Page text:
“80%” exists in the common discourse, but the ATF does not recognize percentages, only a binary: X item is a firearm, Y item is not a firearm, Z item is a National Firearms Act firearm (machine gun, etc., which are in a different regulatory class). To get a determination, you send your X item in to the ATF, and wait for a letter and the item back.

If they decide it’s prohibited, you just get the letter and a polite offer to scrap it for you. Or you can generate the registration paperwork, and if they approve THAT your NFA item comes back to you.

The problem with going from 0% (presumably a billet of alloy, or perhaps a raw forging) to so-called “80%” is more technical than regulatory, in the USA. (I’m not aware whether any other countries allow amateur firearms construction, the EU’s definitely against it, but then, Brussels is the new Reichskanzlei).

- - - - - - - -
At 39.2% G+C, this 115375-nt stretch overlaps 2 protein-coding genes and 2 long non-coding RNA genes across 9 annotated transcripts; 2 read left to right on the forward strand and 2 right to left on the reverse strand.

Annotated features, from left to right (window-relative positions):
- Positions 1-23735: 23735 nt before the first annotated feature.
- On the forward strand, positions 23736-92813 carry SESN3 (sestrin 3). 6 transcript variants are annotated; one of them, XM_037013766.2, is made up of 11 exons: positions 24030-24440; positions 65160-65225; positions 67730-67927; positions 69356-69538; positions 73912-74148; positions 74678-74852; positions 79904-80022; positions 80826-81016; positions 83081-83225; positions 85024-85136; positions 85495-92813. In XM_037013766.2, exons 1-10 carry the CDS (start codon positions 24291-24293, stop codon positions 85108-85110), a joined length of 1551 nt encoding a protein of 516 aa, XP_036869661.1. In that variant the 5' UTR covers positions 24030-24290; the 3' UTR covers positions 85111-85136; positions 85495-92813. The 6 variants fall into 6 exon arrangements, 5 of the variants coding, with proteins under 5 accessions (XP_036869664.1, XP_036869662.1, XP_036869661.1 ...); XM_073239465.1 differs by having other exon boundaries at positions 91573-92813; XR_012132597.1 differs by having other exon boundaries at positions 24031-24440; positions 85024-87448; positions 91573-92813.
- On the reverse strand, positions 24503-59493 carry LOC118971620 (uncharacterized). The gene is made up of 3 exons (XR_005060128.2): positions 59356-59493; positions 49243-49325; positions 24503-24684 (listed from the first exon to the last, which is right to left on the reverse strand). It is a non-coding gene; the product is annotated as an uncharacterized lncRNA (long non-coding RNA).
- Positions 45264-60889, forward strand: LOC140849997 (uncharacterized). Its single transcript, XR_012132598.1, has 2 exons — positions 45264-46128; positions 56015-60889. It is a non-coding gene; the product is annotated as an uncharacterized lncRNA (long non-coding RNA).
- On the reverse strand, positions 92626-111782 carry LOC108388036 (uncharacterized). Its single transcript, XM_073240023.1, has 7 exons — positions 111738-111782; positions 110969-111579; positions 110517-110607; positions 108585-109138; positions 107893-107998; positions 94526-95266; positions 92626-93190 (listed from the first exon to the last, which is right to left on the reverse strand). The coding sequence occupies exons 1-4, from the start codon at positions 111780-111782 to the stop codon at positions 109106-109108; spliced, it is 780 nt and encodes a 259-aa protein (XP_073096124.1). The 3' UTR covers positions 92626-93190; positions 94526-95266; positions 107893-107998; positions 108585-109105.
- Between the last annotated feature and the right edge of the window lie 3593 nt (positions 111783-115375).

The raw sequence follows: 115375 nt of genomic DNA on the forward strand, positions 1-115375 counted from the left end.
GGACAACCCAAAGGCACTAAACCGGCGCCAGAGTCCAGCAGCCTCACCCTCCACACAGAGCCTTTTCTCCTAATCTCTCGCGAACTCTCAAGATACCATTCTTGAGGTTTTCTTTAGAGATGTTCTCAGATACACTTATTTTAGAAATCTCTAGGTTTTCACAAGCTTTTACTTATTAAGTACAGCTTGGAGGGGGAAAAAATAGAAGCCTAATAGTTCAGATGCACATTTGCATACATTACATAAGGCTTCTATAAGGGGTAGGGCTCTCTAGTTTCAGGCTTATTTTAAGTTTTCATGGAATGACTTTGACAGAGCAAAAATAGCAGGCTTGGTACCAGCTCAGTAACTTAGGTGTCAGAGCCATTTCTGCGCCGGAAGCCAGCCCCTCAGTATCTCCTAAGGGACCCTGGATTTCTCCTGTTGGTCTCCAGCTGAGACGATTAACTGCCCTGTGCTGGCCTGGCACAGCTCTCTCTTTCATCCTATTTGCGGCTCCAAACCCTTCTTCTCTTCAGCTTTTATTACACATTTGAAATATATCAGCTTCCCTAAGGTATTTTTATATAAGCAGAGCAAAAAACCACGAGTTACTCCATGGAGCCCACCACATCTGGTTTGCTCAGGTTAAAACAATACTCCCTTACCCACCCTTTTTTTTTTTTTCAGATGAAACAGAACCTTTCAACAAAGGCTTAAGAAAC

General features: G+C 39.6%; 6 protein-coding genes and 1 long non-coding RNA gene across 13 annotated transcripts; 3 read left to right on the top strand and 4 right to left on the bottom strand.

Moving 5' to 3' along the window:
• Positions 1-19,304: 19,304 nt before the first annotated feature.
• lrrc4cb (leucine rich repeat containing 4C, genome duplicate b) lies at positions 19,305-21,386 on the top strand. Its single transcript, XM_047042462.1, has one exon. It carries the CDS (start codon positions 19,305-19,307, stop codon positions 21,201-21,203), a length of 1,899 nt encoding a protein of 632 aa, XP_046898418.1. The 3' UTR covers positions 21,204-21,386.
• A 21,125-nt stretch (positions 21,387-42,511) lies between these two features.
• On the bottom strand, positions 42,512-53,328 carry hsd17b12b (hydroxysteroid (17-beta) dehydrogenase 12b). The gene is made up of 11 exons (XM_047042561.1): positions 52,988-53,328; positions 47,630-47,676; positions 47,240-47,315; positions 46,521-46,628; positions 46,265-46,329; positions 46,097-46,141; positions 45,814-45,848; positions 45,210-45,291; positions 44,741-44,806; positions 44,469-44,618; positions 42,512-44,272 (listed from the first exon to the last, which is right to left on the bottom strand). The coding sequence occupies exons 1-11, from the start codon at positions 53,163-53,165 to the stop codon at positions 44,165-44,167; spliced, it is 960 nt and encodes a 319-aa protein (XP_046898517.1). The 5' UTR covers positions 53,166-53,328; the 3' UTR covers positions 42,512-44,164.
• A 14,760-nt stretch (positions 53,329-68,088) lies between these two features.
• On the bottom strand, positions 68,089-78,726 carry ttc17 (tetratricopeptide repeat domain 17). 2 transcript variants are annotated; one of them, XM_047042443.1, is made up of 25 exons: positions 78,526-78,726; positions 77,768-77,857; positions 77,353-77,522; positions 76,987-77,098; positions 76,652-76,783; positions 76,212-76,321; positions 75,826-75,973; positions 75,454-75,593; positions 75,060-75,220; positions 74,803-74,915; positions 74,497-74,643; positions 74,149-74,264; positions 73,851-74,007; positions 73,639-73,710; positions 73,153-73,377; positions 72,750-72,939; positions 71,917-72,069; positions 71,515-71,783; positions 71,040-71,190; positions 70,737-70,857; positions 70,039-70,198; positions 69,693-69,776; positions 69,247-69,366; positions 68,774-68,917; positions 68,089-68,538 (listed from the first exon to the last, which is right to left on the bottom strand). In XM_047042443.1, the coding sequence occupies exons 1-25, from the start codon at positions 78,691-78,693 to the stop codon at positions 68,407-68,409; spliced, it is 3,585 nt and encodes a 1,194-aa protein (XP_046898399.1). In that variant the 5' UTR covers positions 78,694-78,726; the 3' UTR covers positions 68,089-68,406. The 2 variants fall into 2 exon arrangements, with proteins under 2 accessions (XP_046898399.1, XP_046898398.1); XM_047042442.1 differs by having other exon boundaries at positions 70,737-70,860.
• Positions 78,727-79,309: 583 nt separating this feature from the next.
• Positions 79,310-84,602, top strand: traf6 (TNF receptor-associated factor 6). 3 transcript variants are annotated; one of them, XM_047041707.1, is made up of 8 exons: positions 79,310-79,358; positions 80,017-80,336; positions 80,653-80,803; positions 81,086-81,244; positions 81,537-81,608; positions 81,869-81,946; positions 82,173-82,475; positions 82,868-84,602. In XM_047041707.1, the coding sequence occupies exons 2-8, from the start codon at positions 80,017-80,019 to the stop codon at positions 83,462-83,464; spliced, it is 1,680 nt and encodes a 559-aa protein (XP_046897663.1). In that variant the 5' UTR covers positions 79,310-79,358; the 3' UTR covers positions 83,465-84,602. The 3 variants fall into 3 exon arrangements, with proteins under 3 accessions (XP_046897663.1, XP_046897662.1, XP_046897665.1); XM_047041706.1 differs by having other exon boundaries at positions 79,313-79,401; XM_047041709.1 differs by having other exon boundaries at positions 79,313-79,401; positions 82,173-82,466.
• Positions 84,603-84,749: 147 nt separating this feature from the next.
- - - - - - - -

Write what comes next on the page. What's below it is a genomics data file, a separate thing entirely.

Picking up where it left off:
See, a factory M16 or Colt AR-15 receiver is made like this:

1. a billet of raw alloy is struck on a forging hammer to near net shape.

2. That billet undergoes a series of operations to allow it to be located with precision in workholding fixtures. This usually involves milling and drilling for the takedown and pivot pins, or machining the flat surface that will mate with the upper receiver and making some work-holding blind, threaded holes in the magwell and/or trigger pocket area.

3. The magazine well is produced by broaching or wire electronic discharge machining (EDM). Because of its corners, it is difficult to produce by milling.

4. The buffer tower is drilled with a large drill (1 3/4″ IIRC… I have the bit in the shop) and threaded for the receiver extension/buffer tube.

5. The trigger pocket is milled out.

6. The action pin locations are drilled.